You cannot only read the real-life stories of people sharing their journey with dementia and Alzheimer’s, but the site also provides links to those people’s individual blogs and social media pages.
Blogs About Caring for Someone With Dementia
Do you need help with your caregiver duties? Are you unsure how to help your loved one get into bed without hurting either of you? Do you need to know how to hire someone for respite care? Do you need help keeping your loved one safe?
While earlier blogs offer tons of caregiver resources, you may consider these blogs as well.
If you are looking for practical advice for assisting your loved one at home, check out this website. The blog discusses the importance of reminiscing, mealtime management, and other daily aspects of caregiving.
This blog covers all topics involving the aging process. It discusses Medicare benefits, home care services, the financial aspects of aging, and helpful products for people living with dementia.
While much of the recent blog posts on this website are about COVID-19, there are many articles in this blog about fall prevention, retirement communities, and a loved one’s death.
Of course, one of the best resources for aging Americans can be found on the AARP website.
This blog is the ultimate resource for caregivers as well as older Americans who want to stay informed about age-related topics. This resource is available to members of the organization as well as non-members.
Technology has made it easier than ever before to age in place. With fall detection devices, live-streaming cameras, and iPads, you can be in constant contact with a loved one who chooses to live at home during his or her golden years.
This website offers reviews of technology and recommendations of what to use for your loved one with dementia.
16. Time Goes By
The subtitle to this blog is “What it’s really like to get old.” Reviewers of this website say the writers tell it like it is. This blog is for you if you’re looking for a view of aging from a person who is experiencing it.
17. Changing Aging
This is a great website because it discusses topics that many of the previous sites on this list avoid. It speaks about ageism, aging literacy, and how cultures views the aged. The blog challenges the traditional view of aging.
18. Life With Father
The first post in this blog was dated 2005, and the final post was in 2013. During this nine-year-span, the writer describes a son’s caregiving journey that ultimately ends with his dad’s death.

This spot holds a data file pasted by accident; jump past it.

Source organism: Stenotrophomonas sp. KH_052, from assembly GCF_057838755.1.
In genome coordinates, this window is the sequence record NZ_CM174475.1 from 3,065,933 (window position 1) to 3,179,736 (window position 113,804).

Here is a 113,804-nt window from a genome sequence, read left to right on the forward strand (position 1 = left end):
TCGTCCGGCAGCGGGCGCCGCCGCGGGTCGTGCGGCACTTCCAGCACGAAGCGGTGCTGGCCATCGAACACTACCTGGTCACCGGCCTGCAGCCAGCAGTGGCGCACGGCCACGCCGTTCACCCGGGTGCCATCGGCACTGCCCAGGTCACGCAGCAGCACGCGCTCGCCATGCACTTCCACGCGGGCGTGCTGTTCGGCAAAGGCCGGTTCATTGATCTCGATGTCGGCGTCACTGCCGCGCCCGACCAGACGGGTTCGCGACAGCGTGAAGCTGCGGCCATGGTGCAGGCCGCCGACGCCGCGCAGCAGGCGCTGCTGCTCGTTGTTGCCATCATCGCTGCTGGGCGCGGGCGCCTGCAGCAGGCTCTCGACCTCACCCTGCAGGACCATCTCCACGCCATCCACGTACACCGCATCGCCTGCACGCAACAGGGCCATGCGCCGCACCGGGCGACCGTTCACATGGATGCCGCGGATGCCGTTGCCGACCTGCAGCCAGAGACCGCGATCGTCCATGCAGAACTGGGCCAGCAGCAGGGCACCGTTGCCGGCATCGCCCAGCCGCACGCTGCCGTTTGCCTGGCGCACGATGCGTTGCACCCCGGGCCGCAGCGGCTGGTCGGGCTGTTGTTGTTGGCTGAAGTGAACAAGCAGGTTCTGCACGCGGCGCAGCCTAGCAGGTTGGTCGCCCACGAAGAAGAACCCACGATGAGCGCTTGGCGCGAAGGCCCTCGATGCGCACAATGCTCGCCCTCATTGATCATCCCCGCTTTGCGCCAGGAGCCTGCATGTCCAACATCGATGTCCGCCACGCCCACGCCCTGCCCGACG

19. The New Old Age
This blog about aging was a project of “The New York Times.” It has been discontinued but readers can still look through the previously written content that covers topics about dementia, caregiving, and end-of-life care.
20. Dementia By Day
If you are a fan of podcasts and YouTube videos, consider checking out Dementia By Day. You will feel like you are truly getting to know Rachel, a dementia care consultant. There is little written content on this website, so only visit it if you are a listener.
What Are Your Favorite Alzheimer’s and Dementia Blogs?
It’s staggering to realize how many online resources and dementia blogs are available for Alzheimer’s and dementia patients. You can read personal stories of caregivers and those who are suffering from dementia-related diseases. You can find blogs that focus on research, clinical studies, and the science behind these terrible diseases. You can find websites that speak about the legal and financial ramifications of aging. And, of course, many blogs discuss practical caregiving strategies.
Besides online resources, you can also find plenty of books that have been written about aging and caregiving. Check out these books about dementia.
Even though you feel isolated as a caregiver or a person living with dementia, you are not alone. Millions of families across the country are learning a new way of life due to a difficult diagnosis. Although attending support groups is difficult, you can interact with people online who are going through the same things. This form of communication may feel odd, but having that outlet, especially if you have no other familial support, is essential.